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Dinosaurs may have rocked brightly colored feet and faces, scientists say

Some dinosaurs might have had eye-catching body parts.

duck-and-dino-web-1-1200x800-c-default.png
Look at the gams on that dinosaur. This illustration compares the colorful body parts of a duck to where an extinct dinosaur might have sported the same look on its body.
Sarah Davis/University of Texas at Austin

When we look at birds, from bright red cardinals to yellow goldfinches, we tend to focus on their plumage. But a lot of birds have colorful body parts that aren't feathers, so a team of scientists wondered if birds' distant dinosaur ancestors might also have had some flashy bits.

According to a study published this week in the journal Evolution, some dinosaurs might have had colorful feet and faces, and those splashy body fashions could have been used to attract mates. 

"Living birds use an array of pigments and can be very colorful on their beaks, legs and around their eyes," lead author Sarah Davis said in a University of Texas at Austin statement on Thursday. "We could expect that extinct dinosaurs expressed the same colors."

The researchers looked at what's known about extinct dinosaurs, modern birds and a common ancestor, an archosaur that lived during the Triassic. "By analyzing whether bright body color was present in living dinosaur relatives -- including turtles, crocodiles and over 4,000 bird species -- the researchers determined that the common ancestor had a 50% chance of having bright colors in the soft tissues of its body," the university said.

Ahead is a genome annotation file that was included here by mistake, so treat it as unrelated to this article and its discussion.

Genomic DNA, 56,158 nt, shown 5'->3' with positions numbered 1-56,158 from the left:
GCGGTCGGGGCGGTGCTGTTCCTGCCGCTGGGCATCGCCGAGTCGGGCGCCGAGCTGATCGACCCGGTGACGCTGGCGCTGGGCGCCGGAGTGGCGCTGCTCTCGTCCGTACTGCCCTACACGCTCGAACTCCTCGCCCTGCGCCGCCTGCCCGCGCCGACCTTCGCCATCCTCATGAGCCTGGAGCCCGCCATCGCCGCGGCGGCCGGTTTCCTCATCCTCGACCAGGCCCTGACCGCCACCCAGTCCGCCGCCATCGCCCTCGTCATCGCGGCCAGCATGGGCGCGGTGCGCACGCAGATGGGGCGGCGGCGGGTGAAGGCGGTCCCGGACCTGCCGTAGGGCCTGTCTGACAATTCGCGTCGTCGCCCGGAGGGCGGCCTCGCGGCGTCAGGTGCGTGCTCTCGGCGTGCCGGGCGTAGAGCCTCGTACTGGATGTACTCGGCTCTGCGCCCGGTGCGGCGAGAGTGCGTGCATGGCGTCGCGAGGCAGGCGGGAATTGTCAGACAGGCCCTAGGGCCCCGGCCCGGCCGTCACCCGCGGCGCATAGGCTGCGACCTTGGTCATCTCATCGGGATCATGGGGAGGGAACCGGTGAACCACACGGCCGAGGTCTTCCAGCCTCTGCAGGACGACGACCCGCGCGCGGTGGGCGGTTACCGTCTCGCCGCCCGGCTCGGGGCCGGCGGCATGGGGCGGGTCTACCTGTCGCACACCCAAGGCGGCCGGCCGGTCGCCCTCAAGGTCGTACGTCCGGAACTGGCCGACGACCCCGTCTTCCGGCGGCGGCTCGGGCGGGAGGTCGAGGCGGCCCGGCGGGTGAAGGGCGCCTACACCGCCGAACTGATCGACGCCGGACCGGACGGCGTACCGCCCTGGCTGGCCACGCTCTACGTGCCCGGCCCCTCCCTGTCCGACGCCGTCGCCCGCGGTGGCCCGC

The data analysis also revealed insights into modern birds. Carotenoids -- pigments that give birds their bright yellow, orange and red colors -- are found in plants and invertebrates. Carrots are a famous example of how carotenoids make food orange. The study found birds with plant-based diets with plenty of carotenoids tend to have more bright colors in more places on their bodies than meat-focused birds.

"The earliest dinosaurs were pony-sized and ate large, vertebrate prey," said study co-author Julia Clarke, a paleontologist at the University of Texas. "Different groups shifted to plant-dominated or mixed diets. This shift likely led to changes in coloration of skin and non-feather tissues."  

The fossil record doesn't give scientists a lot to go on when it comes to determining dino colors, but the study suggests some bright new possibilities for what dinosaurs might have looked like. We'll have to wait for the next installment of the Jurassic Park series to see if this idea catches on in popular culture.